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October 5, 2014 | by  | in Online Only | [ssba]

It has to be said

I don’t believe in mental illness.
Well apart from like Down syndrome and stuff. I mean those are legitimate disabilities, right? What I meant to say is that I don’t believe in like depression, anorexia or ADHD. You know those ‘mental illnesses’.
Thoughts and feelings are something you control. You choose to be happy. You choose to see the good. You choose not to let the bad get you down. Eating is something you choose to do. Your temper is something you choose to control. And anyone who says otherwise is just weak. They say they have a problem but really everyone does. What makes them any different? Diagnoses are a cop out. Labels are an excuse. Life’s a bitch. Deal with it and move on.
They’re attention seekers, the lot of them.
That’s what she said as the door closed behind us. She had smiled and nodded at the time. She’d ‘hmmed’ and ‘haad’ in all the right places. A model student, she’d raised her hand and responded as expected. But when the door was closed and he could hear no longer, she turned. She was scornful. She was spurning. She rejected him and everything he’d said.
And it filled me with shame.
You see I was one of those people. I had been diagnosed with anorexia and depression. I was mentally ill.
But she didn’t know that.
And for good reason apparently, for she was type 1: the non-believer.
Type 1 believes it’s a choice, a selfish choice that could be so easily fixed if you’d only step up and face your problems. This is the type that speaks of starving children in Africa, the emaciated in India. They judge families, condemn ‘failing’ parents, and scorn the diagnosed. They yell when you start to cry, slam the door when you reach out for help. They ‘re angry. They won’t listen.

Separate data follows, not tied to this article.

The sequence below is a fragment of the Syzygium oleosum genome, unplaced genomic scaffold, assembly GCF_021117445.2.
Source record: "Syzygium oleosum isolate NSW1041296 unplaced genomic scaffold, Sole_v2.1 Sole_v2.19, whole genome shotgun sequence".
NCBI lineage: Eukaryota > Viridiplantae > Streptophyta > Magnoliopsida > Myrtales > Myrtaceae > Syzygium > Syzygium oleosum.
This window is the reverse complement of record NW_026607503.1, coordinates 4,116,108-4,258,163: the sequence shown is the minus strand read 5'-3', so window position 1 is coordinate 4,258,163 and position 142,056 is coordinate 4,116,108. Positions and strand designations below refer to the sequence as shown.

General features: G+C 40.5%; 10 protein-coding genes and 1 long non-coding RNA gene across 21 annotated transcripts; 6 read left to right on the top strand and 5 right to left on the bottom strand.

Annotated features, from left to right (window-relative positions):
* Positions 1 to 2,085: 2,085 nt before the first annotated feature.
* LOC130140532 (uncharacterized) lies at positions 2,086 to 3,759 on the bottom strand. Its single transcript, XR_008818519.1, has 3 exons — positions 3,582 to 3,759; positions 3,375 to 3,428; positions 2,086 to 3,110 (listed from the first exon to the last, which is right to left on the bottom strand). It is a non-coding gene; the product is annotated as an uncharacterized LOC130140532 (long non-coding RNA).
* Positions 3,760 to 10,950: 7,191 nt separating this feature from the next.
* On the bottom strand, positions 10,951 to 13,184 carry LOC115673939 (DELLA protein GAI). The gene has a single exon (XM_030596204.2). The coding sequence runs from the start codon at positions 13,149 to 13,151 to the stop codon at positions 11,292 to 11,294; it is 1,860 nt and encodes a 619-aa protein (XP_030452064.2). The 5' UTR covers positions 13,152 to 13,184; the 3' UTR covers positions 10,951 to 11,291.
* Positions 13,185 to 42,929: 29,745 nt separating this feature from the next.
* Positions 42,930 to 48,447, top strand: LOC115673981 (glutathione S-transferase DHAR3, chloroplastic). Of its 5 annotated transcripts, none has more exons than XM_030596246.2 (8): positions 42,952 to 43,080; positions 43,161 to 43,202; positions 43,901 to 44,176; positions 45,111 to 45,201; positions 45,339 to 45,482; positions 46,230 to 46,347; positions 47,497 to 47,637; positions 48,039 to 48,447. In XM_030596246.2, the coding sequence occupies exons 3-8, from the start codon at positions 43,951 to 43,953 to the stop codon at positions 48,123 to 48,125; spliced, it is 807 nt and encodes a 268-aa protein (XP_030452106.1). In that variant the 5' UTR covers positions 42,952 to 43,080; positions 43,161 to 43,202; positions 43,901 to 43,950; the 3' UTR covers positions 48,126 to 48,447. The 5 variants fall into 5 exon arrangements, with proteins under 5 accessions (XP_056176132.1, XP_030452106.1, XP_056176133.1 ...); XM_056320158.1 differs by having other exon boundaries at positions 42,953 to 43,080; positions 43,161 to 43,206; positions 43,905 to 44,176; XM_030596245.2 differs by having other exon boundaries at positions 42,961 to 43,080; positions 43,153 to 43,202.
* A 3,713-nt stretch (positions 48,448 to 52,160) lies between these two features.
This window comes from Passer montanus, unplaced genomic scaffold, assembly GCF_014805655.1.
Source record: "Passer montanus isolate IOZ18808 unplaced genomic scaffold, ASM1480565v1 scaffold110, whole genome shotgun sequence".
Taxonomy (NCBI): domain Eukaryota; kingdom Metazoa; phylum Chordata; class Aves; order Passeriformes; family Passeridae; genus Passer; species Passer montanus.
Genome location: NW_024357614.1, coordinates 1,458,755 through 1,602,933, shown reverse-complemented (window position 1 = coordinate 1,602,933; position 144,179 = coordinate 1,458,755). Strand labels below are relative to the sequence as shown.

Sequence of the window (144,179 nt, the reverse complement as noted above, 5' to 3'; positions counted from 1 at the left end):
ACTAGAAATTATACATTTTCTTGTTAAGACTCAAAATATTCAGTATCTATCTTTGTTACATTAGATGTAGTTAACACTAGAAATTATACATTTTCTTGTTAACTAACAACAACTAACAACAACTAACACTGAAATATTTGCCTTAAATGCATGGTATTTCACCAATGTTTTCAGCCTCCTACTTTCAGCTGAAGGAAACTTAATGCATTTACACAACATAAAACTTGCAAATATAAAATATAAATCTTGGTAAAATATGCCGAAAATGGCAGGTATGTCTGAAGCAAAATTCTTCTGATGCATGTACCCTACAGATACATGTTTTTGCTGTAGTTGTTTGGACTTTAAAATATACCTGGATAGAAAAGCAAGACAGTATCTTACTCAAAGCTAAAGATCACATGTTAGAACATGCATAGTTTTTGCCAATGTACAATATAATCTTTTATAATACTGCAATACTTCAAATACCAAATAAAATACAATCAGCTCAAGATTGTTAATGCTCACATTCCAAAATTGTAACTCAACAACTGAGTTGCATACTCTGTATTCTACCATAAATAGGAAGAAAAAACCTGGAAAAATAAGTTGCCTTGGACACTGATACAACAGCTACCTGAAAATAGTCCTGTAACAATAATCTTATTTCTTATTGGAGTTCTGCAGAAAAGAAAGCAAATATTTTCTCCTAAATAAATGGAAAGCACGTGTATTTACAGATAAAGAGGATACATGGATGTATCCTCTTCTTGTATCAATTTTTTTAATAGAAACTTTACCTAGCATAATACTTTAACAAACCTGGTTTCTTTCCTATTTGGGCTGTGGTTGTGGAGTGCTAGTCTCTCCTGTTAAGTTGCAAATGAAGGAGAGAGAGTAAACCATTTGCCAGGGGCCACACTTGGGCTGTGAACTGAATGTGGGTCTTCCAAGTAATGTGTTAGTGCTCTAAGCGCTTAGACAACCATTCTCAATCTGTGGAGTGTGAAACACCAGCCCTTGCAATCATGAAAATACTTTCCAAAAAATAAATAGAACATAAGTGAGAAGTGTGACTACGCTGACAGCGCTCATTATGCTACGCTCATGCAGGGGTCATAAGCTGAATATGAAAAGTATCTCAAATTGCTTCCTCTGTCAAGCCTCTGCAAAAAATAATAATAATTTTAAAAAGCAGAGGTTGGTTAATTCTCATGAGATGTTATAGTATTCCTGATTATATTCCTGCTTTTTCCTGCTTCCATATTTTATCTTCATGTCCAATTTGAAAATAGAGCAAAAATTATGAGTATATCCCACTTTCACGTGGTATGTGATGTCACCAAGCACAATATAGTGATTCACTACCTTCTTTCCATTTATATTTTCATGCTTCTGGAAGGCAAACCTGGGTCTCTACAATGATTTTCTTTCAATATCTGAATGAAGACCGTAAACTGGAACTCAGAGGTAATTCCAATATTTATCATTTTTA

Then there’s type 2: the fearful.
When I was hospitalised, I didn’t have many visitors. I put this down to few people knowing, at least at first. But as days turned into weeks and weeks turned into months, I gave up on that excuse. I knew the news was spreading. News like that travels fast. So when you don’t hear from the friends you thought you would, when your closest mates never show up, you come to realise that maybe it’s because they don’t want to. Maybe they’re choosing not to.
Maybe they’re afraid.
Type 2 doesn’t know how to respond. They don’t know what to say. They don’t know what to think when they see your frail body, your empty eyes. They can’t deal with the drama so they stay away and pretend it doesn’t exist.
If only you could do the same.
Finally type 3: the tryers.
In some ways type 3 are the worst kind. The anger you can deal with. The fear you can understand. But the ones with good intentions, they’re the ones that hurt the most. Type 3 make the most effort yet do the most damage. They try to help but go about it all wrong so end up making things worse. You know they’re trying and you know they’d hate to think they were making things harder, but that doesn’t change the fact that they are and that it’d almost be easier if they just gave up on you like everyone else.